There's more money from big-name investors for big data. ClearStory Data, a newly launched startup focused on bringing big data technology to the masses, has raised an undisclosed amount of seed funding from Google Ventures, Andreessen Horowitz, Khosla Ventures and a number of individual investors, which include Andy Rachleff, founder of Benchmark Capital and CEO at Wealthfront; Anand Rajaraman and Venky Harinarayan, Senior Vice Presidents at Walmart Global e-Commerce and co-founders of Junglee and Kosmix; Tim Howes, co-founder of Rockmelt and ex-CTO Netscape, and Nitin Donde, former executive at EMC, 3Par and Aster Data. ClearStory Data wants to make it easy to gather and explore diverse, dispersed sets of data from corporate data sources, Hadoop and the Web to help business users to gain insights and discover new business opportunities. ClearStory analyzes data from a number of sources, both public and private, to uncover new trends and patterns. The result of this could be the discovery of new business opportunities and deeper consumer intelligence. The startup's offering, which has not been released yet, will connect to data stored in databases as well as the web and other sources, and adds a visual discovery component to make it easy for users to parse through this data and make sense of the information. The beauty of ClearStory is that it allows businesses to analyze internal and publicly available data at the same time and make this data easy for the masses to understand. The company was co-founded by Aster Data (acquired by Teradata) alums John Cieslewicz and Vaibhav Nivargi. Fellow founder and CEO Sharmila Mulligan worked previously at Netscape, Kiva Software, Opsware (acquired by HP) and Aster Data. She explains in a release: "ClearStory Data is ushering in the era of 'self-driven big data exploration' by making it easier for the masses and not just data scientists and quants to connect, explore and glean intuitive insights from data derived from multiple sources." There's no doubt that big data is drawing major attention from investors and the enterprise. If ClearStory can hold true on its promise to be able to parse and make big data understandable to companies, it could have a bright future. Clearly, big-name investors seem to think so.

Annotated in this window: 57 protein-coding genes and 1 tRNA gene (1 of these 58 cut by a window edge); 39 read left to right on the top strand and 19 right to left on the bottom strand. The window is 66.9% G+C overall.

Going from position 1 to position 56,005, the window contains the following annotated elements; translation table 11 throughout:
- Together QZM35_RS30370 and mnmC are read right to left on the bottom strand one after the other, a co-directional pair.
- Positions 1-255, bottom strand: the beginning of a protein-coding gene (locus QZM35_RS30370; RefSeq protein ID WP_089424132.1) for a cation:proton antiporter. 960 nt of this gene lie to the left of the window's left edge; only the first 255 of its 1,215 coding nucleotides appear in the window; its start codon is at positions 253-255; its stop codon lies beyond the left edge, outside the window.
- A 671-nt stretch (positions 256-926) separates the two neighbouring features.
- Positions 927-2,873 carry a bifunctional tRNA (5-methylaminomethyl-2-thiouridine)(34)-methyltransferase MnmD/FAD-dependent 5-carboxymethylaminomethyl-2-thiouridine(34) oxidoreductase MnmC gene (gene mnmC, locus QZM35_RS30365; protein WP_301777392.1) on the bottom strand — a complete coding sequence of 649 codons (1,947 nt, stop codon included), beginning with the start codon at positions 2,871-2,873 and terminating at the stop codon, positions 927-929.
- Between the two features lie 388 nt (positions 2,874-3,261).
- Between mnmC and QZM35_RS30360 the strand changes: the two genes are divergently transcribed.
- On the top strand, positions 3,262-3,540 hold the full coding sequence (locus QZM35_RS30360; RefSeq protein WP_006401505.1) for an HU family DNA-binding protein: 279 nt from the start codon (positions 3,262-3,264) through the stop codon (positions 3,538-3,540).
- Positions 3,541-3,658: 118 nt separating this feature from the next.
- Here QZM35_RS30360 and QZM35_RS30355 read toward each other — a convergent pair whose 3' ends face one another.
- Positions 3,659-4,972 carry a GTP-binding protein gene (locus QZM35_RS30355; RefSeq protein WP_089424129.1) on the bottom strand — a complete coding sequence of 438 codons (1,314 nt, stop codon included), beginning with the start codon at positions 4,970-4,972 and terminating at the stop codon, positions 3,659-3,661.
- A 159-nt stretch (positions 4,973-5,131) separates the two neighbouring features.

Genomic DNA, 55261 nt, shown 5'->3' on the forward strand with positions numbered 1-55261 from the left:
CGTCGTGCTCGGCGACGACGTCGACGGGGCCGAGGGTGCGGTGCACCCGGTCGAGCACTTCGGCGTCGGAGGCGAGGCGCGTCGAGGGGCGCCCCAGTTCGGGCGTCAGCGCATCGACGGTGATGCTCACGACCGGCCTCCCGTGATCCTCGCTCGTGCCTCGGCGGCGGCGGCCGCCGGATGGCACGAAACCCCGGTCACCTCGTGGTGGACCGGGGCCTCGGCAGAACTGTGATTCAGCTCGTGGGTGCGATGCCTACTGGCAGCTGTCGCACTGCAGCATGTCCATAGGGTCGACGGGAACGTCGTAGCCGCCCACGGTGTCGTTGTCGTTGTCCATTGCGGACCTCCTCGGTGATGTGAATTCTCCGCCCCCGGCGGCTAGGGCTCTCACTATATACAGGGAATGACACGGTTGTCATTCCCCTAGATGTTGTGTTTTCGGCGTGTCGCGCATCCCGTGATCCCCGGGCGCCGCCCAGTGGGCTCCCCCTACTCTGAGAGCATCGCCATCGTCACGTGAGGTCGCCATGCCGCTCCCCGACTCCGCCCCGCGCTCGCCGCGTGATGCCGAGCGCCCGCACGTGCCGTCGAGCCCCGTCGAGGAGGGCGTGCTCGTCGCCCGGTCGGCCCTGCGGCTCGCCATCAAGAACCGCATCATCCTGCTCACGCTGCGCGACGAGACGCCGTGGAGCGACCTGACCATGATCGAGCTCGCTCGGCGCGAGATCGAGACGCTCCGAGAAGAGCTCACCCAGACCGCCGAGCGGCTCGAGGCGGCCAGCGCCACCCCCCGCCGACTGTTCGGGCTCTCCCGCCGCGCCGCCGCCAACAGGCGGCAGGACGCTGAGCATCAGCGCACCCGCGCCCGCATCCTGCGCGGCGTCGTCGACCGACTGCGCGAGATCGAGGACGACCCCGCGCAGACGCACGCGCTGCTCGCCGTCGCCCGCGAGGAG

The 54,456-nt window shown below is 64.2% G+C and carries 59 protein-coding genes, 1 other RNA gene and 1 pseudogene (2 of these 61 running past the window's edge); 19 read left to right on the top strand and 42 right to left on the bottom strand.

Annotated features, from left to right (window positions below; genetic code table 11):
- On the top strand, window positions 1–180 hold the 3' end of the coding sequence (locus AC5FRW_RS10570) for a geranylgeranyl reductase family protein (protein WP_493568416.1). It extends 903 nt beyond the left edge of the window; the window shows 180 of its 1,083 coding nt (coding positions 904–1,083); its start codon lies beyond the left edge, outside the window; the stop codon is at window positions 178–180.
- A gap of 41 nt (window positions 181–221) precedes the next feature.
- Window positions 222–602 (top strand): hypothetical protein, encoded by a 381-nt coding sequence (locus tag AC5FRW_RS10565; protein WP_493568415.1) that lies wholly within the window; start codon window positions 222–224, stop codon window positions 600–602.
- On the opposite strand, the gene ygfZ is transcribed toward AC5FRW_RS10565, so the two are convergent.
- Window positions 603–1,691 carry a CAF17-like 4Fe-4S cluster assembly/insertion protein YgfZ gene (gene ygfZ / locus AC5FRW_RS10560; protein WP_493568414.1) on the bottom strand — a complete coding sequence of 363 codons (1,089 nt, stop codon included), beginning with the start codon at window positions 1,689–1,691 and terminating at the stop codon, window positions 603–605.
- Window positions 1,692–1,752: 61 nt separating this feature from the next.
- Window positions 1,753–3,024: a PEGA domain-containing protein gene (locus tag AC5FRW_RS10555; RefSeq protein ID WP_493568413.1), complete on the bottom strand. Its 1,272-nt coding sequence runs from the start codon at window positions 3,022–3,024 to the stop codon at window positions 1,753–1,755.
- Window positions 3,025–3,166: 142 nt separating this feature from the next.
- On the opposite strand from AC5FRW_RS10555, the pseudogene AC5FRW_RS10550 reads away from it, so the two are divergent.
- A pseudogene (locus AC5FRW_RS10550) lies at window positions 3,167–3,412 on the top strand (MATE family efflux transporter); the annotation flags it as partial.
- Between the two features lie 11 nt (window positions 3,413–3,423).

and 5 more articles